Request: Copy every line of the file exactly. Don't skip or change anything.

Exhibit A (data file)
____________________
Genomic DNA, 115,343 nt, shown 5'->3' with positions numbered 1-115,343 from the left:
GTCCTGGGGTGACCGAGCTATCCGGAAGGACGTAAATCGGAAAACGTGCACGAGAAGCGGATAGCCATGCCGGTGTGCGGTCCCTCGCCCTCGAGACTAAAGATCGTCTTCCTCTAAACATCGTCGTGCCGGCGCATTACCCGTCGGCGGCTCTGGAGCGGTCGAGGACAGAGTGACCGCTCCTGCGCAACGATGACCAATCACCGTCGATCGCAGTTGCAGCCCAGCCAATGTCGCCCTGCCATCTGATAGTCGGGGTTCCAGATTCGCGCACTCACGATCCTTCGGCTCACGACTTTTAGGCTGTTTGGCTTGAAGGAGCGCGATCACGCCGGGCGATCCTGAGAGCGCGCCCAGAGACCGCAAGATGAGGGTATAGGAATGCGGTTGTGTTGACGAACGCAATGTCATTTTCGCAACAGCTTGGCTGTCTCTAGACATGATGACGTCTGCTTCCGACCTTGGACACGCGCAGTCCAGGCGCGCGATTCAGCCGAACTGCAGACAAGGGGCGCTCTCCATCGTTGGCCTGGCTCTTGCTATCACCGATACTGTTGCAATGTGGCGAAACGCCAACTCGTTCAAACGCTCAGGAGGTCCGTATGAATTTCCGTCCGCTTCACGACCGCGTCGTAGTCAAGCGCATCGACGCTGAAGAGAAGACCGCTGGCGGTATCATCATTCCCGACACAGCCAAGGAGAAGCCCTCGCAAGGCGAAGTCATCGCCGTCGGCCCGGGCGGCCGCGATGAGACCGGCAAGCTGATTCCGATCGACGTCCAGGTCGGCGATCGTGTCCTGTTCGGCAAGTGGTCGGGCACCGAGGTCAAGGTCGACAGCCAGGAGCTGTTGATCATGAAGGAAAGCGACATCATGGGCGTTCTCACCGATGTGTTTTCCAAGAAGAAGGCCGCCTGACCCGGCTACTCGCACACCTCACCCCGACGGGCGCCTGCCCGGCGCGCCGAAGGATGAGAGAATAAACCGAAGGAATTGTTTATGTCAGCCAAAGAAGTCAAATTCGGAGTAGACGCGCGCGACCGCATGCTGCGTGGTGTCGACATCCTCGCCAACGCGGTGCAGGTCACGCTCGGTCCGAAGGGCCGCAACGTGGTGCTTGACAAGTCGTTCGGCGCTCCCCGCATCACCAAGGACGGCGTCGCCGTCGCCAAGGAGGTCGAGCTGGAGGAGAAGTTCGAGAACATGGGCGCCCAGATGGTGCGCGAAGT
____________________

Genomic DNA, 115,343 nt, shown 5'->3' with positions numbered 1-115,343 from the left:
GTCCTGGGGTGACCGAGCTATCCGGAAGGACGTAAATCGGAAAACGTGCACGAGAAGCGGATAGCCATGCCGGTGTGCGGTCCCTCGCCCTCGAGACTAAAGATCGTCTTCCTCTAAACATCGTCGTGCCGGCGCATTACCCGTCGGCGGCTCTGGAGCGGTCGAGGACAGAGTGACCGCTCCTGCGCAACGATGACCAATCACCGTCGATCGCAGTTGCAGCCCAGCCAATGTCGCCCTGCCATCTGATAGTCGGGGTTCCAGATTCGCGCACTCACGATCCTTCGGCTCACGACTTTTAGGCTGTTTGGCTTGAAGGAGCGCGATCACGCCGGGCGATCCTGAGAGCGCGCCCAGAGACCGCAAGATGAGGGTATAGGAATGCGGTTGTGTTGACGAACGCAATGTCATTTTCGCAACAGCTTGGCTGTCTCTAGACATGATGACGTCTGCTTCCGACCTTGGACACGCGCAGTCCAGGCGCGCGATTCAGCCGAACTGCAGACAAGGGGCGCTCTCCATCGTTGGCCTGGCTCTTGCTATCACCGATACTGTTGCAATGTGGCGAAACGCCAACTCGTTCAAACGCTCAGGAGGTCCGTATGAATTTCCGTCCGCTTCACGACCGCGTCGTAGTCAAGCGCATCGACGCTGAAGAGAAGACCGCTGGCGGTATCATCATTCCCGACACAGCCAAGGAGAAGCCCTCGCAAGGCGAAGTCATCGCCGTCGGCCCGGGCGGCCGCGATGAGACCGGCAAGCTGATTCCGATCGACGTCCAGGTCGGCGATCGTGTCCTGTTCGGCAAGTGGTCGGGCACCGAGGTCAAGGTCGACAGCCAGGAGCTGTTGATCATGAAGGAAAGCGACATCATGGGCGTTCTCACCGATGTGTTTTCCAAGAAGAAGGCCGCCTGACCCGGCTACTCGCACACCTCACCCCGACGGGCGCCTGCCCGGCGCGCCGAAGGATGAGAGAATAAACCGAAGGAATTGTTTATGTCAGCCAAAGAAGTCAAATTCGGAGTAGACGCGCGCGACCGCATGCTGCGTGGTGTCGACATCCTCGCCAACGCGGTGCAGGTCACGCTCGGTCCGAAGGGCCGCAACGTGGTGCTTGACAAGTCGTTCGGCGCTCCCCGCATCACCAAGGACGGCGTCGCCGTCGCCAAGGAGGTCGAGCTGGAGGAGAAGTTCGAGAACATGGGCGCCCAGATGGTGCGCGAAGT